Volkswagen Tiguan plug-in hybrid long-term test
This recently refreshed plug-in hybrid SUV can travel up to 30 miles on a charge. We're living with one to see if the Tiguan should be on your new car shortlist...
The car Volkswagen Tiguan 1.4 eHybrid Elegance
Why it’s here To show that going green doesn’t mean compromising on longer journeys, even if you can’t charge at home
Needs to Be economical, both around town and on a motorway, offer a comfortable and refined experience, and function as a mobile office when needed
Mileage 4732 List price £39,640 Target Price £39,056 Price as tested £40,695 Test economy 50.4mpg Official economy 153.2mpg Dealer price now £37,729 Private price now £33,531 Trade-in price now £33,957 Running costs (excl. depreciation) £530 (petrol), £120 (electricity, public chargers)
5 October 2022 – The duality of man
Whether it’s fish and chips, Torvill and Dean or even bed and breakfast, there are countless examples of strong partnerships that work together. Each may be talented on their own, but put them together and the combination makes something epic. The same, I think, can be said of electric and petrol power, and the last six months of motoring in my Volkswagen Tiguan plug-in hybrid have shown that these two can form a team that’s worth writing home about.
When I’ve run purely electric cars such as the Skoda Enyaq and Hyundai Ioniq Electric in the past, I worried about not being able to charge them up at home. It meant I spent more time and had more stress than would have been the case in a petrol or diesel-engined car filling it up, and ultimately, because I was relying on the public charging network, it turned out to be a rather expensive way of running a green car.
Enter the Tiguan plug-in hybrid, which offered me that most beautiful of things – choice. You see, I could plug it in whenever I got the chance, but when I ran out of electric power or didn’t happen to be going anywhere near a charge point, it didn’t leave me in the lurch, since it had the backup of a gutsy 1.4-litre petrol engine.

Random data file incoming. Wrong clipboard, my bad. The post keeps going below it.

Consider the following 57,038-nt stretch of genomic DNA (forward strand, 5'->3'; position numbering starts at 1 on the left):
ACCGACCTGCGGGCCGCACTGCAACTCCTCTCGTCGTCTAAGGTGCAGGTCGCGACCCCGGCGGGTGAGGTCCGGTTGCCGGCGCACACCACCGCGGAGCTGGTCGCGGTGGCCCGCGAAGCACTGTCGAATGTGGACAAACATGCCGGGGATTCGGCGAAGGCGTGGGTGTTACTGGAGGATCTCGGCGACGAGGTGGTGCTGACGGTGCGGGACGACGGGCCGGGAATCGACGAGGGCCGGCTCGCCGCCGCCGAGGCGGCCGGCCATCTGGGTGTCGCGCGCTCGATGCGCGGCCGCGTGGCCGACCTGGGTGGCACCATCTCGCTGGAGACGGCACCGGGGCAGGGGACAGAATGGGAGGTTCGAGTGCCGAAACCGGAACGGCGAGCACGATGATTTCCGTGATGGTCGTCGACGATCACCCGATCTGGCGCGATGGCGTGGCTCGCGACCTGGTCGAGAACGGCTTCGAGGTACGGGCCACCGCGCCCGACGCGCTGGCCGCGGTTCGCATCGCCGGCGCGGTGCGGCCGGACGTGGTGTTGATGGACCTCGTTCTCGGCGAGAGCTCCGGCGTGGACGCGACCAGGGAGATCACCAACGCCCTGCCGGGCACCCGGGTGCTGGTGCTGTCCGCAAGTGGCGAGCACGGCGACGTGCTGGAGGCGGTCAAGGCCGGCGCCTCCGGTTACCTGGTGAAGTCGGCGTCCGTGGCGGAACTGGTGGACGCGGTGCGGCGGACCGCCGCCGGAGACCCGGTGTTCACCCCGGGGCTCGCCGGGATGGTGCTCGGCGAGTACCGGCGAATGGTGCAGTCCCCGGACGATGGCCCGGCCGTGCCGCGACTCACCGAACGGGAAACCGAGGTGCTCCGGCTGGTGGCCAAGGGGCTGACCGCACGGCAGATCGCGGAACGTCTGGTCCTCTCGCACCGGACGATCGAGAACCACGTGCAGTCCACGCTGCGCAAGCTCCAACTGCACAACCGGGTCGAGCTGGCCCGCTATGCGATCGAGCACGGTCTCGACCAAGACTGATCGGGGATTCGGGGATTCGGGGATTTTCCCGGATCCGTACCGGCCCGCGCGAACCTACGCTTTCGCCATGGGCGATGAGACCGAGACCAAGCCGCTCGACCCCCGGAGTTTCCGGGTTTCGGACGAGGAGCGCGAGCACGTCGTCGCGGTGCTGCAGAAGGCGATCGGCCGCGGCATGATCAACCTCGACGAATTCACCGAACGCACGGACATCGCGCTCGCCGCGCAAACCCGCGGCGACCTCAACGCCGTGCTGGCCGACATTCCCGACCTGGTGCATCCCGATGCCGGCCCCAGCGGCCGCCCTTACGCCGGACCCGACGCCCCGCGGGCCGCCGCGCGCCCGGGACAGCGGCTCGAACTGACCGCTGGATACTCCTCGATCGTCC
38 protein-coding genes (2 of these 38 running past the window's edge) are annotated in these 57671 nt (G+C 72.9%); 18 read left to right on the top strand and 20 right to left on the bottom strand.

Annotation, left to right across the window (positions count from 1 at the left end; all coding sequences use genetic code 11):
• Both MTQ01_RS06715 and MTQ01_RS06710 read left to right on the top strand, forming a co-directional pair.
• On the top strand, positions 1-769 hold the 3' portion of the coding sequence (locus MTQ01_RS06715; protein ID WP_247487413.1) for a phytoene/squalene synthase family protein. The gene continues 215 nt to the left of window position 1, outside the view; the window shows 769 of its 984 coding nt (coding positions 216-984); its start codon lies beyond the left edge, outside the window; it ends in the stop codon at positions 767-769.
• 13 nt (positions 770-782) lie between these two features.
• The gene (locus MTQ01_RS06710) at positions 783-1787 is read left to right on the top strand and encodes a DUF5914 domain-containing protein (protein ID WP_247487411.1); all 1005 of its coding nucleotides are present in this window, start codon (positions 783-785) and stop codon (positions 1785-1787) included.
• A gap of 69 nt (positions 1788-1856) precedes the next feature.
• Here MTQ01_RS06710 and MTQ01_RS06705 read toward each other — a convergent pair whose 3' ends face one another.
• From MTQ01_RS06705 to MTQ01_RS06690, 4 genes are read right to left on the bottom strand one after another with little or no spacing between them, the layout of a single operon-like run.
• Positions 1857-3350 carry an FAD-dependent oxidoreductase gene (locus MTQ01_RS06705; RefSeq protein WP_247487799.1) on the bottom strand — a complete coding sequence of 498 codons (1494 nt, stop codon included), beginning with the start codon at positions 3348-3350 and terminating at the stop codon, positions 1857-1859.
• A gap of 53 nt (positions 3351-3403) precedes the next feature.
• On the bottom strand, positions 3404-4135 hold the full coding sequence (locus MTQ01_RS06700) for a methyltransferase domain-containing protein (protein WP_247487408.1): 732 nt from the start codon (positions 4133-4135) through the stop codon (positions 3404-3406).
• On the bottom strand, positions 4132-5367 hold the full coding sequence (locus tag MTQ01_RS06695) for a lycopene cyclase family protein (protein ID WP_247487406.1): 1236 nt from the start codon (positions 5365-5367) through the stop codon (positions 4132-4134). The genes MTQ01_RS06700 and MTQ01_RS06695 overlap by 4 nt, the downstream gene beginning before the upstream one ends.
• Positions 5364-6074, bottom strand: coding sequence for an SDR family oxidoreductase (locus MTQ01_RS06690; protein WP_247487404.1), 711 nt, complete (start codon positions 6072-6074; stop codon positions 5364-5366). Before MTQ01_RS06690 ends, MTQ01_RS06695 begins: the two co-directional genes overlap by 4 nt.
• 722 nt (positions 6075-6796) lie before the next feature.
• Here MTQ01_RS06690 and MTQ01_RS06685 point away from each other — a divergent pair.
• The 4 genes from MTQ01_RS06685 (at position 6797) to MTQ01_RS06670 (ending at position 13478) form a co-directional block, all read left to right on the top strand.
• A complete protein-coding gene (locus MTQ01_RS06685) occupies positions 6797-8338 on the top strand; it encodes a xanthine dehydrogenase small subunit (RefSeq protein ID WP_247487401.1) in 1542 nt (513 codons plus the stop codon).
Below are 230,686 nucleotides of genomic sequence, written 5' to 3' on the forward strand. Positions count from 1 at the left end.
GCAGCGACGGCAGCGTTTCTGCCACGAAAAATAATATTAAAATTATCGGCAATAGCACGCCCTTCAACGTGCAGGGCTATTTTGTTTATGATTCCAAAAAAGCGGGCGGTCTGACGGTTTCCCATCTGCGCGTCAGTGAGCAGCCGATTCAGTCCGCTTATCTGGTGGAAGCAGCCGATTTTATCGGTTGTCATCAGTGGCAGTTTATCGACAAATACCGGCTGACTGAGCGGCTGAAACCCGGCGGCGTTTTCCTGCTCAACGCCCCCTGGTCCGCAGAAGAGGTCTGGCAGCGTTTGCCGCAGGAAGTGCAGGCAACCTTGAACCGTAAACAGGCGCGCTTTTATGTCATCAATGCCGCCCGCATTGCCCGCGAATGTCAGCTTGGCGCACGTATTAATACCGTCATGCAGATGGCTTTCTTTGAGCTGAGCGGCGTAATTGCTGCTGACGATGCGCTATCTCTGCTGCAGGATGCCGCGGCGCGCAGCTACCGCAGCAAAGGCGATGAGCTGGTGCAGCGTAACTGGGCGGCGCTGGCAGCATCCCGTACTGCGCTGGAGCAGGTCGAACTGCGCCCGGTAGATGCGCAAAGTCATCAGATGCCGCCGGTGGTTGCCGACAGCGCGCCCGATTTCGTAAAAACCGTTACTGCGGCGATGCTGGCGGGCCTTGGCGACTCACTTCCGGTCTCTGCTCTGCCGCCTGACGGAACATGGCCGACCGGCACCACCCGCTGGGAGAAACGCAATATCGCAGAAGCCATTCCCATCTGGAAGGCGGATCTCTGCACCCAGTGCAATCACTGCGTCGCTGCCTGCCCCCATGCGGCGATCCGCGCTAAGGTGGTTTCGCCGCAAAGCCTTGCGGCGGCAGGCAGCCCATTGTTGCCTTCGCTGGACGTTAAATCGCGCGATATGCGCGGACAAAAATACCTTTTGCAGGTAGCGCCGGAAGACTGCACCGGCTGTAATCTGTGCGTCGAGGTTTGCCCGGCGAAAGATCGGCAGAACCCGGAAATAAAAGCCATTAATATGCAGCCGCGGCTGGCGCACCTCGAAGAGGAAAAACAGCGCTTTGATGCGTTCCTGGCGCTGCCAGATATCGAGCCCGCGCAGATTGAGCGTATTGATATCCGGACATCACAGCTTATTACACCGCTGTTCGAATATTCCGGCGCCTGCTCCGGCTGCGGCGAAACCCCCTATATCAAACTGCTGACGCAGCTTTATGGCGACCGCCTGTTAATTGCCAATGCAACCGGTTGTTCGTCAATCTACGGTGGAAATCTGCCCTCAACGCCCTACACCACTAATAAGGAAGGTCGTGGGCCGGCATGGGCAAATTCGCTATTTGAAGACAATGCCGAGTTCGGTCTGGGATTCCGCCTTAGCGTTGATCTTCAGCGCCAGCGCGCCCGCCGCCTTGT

The result has been a stress-free experience. I kept the Tiguan’s battery topped up as much as I could, primarily by using the public charging points close to where I attend am-dram rehearsals twice a week, but when those charging bays weren’t free, I didn’t stress about running low on electric power. Instead, I’d simply add switching the Tiguan into its hybrid mode to my start procedure – the car starts in electric-only mode by default – allowing me to maximise the efficiency of its two power sources for as long as possible.
On the occasions where the Tiguan’s battery was empty and I knew there was no hope of charging it for a few days, the petrol engine kept me moving well enough, but I did see a decline in my instant fuel economy, since the battery pack began to act as an anchor on the car.
My final fuel economy isn’t anywhere close to what the Tiguan is officially capable of, but it is nonetheless better than I was getting from previous purely petrol and diesel-engined cars – plus it’s been better for the planet. If I had a charging point at home (alas, living in a first-floor flat, I cannot), it would have been even better.
While the Tiguan was very good at being a plug-in hybrid, it was also good at being a family SUV. The raised driving position gave me a good view over the road ahead, and the seats were supportive for long journeys. There was never any shortage of room, either, for passengers and their luggage. And even when every seat was filled, my Elegance Tiguan’s panoramic sunroof meant that the interior stayed light and airy, rather than feeling cramped.
It wasn’t all roses, however. I noted in an earlier report that the Tiguan’s safety systems felt a little out of step – the adaptive cruise control, for example, would often re-set its speed to approach corners on roads which I wasn’t on, and more than once the car told me to drive in the middle of my lane, where doing so would cause me to trade paint with the car next to me.
The infotainment system, meanwhile, was generally quick to respond to my inputs, but sometimes it had trouble connecting to my mobile phone, meaning that catching up on my favourite podcasts involved pot luck.
Still, these were niggles, because overall I’ve enjoyed my time with the Tiguan. Its plug-in hybrid system allowed me to just get on with my life without worrying if I couldn’t plug in with every journey, and despite carrying around a bulky battery pack, the minor sacrifices made to space didn’t sully the Tiguan’s role as a great all-round family SUV.
For all its fine qualities, though, my Tiguan was never particularly sporty to drive. It satisfied my practicality and comfort needs no end, but it left me wanting something a bit more engaging to drive every day. That’s something I’m hoping to remedy with my next partnership – and more on that soon.
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